Blog#5 - UN Sustainable Development Goals – the global agenda to transform the planet by 2030

Sustainable Development Goals, or SDGs for short, are a framework of 17 global goals which all United Nations members adopted as a blueprint to achieve a better and more sustainable future.

The SDGs were introduced in 2015 by a United Nations General Assembly resolution called the “2030 Agenda” and are intended to be achieved by the year 2030. The aim of the SDGs is to enable prosperity for future generations by overcoming global challenges such as poverty, injustice, and damage to the planet. All of the 17 goals are integrated and actions in one dimension can influence the outcomes in others. The 17 goals are a call to action to governments, companies, and people to work together to make this world peaceful, prosperous, and balanced for everyone.


A summary of the 17 SDGs and their underlying targets


The first goal is to eradicate extreme poverty and to implement strategies and social protection systems to reduce the level of poverty by at least half by 2030. Furthermore, those in poverty should have equal rights to economic opportunities.


Everyone on this planet should have access to nutritious food in a sufficient amount. This goal encourages countries to develop sustainable agriculture and eradicate malnutrition.


Good health is the right of every individual. Countries should work together to ensure universal access to healthcare, lengthen life expectancy, reduce maternal and child mortality, and control the spread of diseases such as Malaria and AIDS.


Everyone, regardless of who they are or where they live, should have access to quality education at all levels and for this to be affordable. SDG 4 also calls for universal literacy and numeracy.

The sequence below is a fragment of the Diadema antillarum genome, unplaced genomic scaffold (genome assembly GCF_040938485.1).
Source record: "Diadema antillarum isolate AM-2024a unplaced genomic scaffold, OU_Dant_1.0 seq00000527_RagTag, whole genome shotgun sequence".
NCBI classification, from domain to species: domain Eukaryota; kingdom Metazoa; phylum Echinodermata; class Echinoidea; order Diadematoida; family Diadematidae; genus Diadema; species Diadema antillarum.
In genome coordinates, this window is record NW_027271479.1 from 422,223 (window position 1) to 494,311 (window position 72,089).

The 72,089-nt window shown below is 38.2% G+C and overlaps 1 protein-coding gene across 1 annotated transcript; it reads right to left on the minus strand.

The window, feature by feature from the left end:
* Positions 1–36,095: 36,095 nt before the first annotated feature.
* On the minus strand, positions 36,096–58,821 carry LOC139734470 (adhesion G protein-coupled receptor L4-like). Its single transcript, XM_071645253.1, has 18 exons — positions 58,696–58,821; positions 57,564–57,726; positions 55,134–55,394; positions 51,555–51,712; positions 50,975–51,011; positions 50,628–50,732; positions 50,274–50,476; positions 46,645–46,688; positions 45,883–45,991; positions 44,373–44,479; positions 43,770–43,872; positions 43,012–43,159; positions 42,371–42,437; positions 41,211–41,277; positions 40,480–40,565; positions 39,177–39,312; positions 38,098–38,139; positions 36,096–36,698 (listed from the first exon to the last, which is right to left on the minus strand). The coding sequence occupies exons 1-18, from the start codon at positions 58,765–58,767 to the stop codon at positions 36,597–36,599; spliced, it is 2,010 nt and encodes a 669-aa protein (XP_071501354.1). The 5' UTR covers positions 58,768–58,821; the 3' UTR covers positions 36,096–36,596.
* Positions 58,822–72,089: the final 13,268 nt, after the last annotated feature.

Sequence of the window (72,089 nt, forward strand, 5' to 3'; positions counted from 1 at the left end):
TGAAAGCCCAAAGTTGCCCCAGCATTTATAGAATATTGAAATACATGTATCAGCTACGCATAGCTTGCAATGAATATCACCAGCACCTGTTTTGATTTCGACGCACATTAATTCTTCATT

The purpose of this goal is to end gender inequality. The target is to end all types of gender discrimination, especially against women, and to provide equal rights, opportunities and economic resources to everyone.


A large portion of the world population does not have clean drinking water and basic sanitation facilities. Countries are encouraged to reduce water pollution and improve drinking water quality by implementing water treatment systems.


Energy poverty should be eradicated by delivering universal access to modern affordable energy resources. This goal focuses on development and modernisation of energy infrastructure, particularly in the least developed nations.


SDG 8 calls for sustainable economic growth, a reduction in unemployment, and a decent work environment and salary for all. Furthermore, labour laws should be improved such as ending modern slavery, trafficking and child labour.


This goal focuses on the improvement of industrial infrastructure to strengthen economic conditions, especially in developing nations. The aim is to empower sustainable industries and upgrade the industrial sector through greater use of environmentally friendly technologies.


Over the centuries, the gap between different classes, ethnicities, races, and genders has widened. The emphasis for this goal is on the economic development of the poor and marginalized communities to achieve greater equality in society.


This goal calls for sustainable urban development that focuses on the creation of more affordable housing that takes the environment and basic human needs into account.


Sustainable consumption and the production of resources to reduce climate change and the impact of dangerous chemicals is at the core of the 2030 Agenda. All countries are asked to use resources effectively, reduce food waste, and manage environmental pollutants.